I am grateful for the opportunity to talk about sustainability with Priscilla Rammcharan, founder of Our English 2.0, promoter of people and ideas, and author of several books for learners of all ages. Check out the interview, and the amazing things that Priscilla is doing to make the world better.
The EU is continuing its role as a leader in global sustainability with the adoption in November 2022 of the Corporate Sustainability Reporting Directive (CSRD). The CSRD is an effort to standardize sustainability reporting. Standardization is just one of many groundbreaking changes in the program, with the most significant being the requirement that all large companies with business in Europe comply.
In the past decade, opponents of ESG have relied on the argument that ESG is at odds with a company’s profitability and “bottom line’’. However, as implementation of ESG strategies and metrics grow, data on their impact is increasingly accessible, with conclusions...
Companies of all sizes are including ESG considerations within their strategic decisions. While for some this is not new, each are challenged by novel measuring and accountability requirements. These include determining the impact of these considerations while assuring that matters previously ignored, are now included.
The social isolation that resulted from the pandemic also had serious impacts on employee mental health, creating a new wave of opportunity for employers to respond to employee needs. In addition to mental health resources, mental health time off and shortened work weeks are innovative solutions that employers devised.
One of the headline news items coming out of COP27 in Sharm El-Sheik, Egypt, in November of 2022, was an agreement to set up a fund for payments to developing countries that suffer loss and damage from climate-driven events like flooding, droughts and wildfires. It...
The use of Environmental, Social and Governance (ESG) metrics by the financial sector is growing through ESG investing. To understand the growth, it is helpful to consider what motivates their use. ESG investing can be divided into two camps. There are those who view...
As businesses become more complex, ESG considerations will become more important and the mitigation of risks such as child labor will become more difficult. However, by partnering with governments and local communities, engaging with stakeholder, and using technology to track and verify that their materials were not the product of child labor, businesses can begin to eradicate this scourge from their supply chains.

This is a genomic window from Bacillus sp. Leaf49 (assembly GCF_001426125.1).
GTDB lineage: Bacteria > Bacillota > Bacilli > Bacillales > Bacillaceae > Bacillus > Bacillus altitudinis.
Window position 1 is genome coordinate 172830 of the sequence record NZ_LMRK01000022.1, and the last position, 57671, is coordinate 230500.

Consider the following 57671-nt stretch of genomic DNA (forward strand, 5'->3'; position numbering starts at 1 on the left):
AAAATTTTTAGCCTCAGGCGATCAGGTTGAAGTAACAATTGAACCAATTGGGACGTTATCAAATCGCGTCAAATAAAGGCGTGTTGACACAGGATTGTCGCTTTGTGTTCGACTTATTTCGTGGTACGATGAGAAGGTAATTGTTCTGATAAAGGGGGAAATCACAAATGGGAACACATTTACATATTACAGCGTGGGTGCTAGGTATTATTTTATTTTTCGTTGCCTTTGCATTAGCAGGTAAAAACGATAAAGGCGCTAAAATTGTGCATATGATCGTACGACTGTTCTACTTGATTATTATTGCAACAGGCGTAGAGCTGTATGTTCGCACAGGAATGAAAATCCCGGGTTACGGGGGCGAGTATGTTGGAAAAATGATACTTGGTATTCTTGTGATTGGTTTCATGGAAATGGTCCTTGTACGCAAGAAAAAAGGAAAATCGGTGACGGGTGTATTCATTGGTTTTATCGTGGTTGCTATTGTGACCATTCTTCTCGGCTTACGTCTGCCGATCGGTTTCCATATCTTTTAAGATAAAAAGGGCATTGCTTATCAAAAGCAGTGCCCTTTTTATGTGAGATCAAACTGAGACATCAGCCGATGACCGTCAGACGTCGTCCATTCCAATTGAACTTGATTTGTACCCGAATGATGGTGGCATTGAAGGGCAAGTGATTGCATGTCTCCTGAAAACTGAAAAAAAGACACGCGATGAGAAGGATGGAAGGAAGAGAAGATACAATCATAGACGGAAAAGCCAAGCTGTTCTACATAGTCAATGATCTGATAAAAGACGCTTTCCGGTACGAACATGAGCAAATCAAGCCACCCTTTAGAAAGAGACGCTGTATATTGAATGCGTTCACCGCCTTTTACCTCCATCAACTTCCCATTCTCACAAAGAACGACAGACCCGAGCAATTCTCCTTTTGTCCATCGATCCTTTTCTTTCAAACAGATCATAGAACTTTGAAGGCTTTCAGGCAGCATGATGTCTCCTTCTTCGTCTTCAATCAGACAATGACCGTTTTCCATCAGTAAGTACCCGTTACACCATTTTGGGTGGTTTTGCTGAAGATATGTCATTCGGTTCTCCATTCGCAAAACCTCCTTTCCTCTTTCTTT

Bad surprises happen. Avoid them with due diligence. When they happen, plan to do better, and execute on your plan. Communicate your expectations to employees and suppliers. Verify, and continuously improve. Stay on a path to sustainability, and reach out to Clear Strategy for help.
In this blog we discuss how third-party risks affect your organization, and how ESG principles can help.
In today’s business landscape, you should be concerned not only with your own reputation and brand, but the reputations of your third party suppliers. Stakeholders are demanding transparency on ESG risks throughout their entire value chain, including you and your suppliers.
The Economist recently ran an article titled Facebook and the conglomerate curse, and it addresses the future of ESG . The article is about “Silicon Valley’s big five tech giants, Alphabet, Amazon, Apple, Meta and Microsoft.” It comments on their drop in market value this year, swollen costs, and slowing core businesses, alongside the “near-absolute control” of the companies’ founders.
If you are challenged by your boss, board, or shareholders, show them the the potential harm to others. Then show them the data that proves that the costs, and the length of time that you will continue to pay those costs, are too high and too long for you not to do the right thing.
The UN Global Compact’s Guide to Corporate Sustainability is an excellent resource for understanding what it takes to run a sustainable business. It talks about operations, taking action, top-level commitment, corporate culture, and communications.
A substantial amount of work that is being done in the ESG arena is by non-regulators. These include customers, investors, lenders, proxy advisors, ESG raters, credit rating agencies, and insurance companies. Let’s take a look at a few.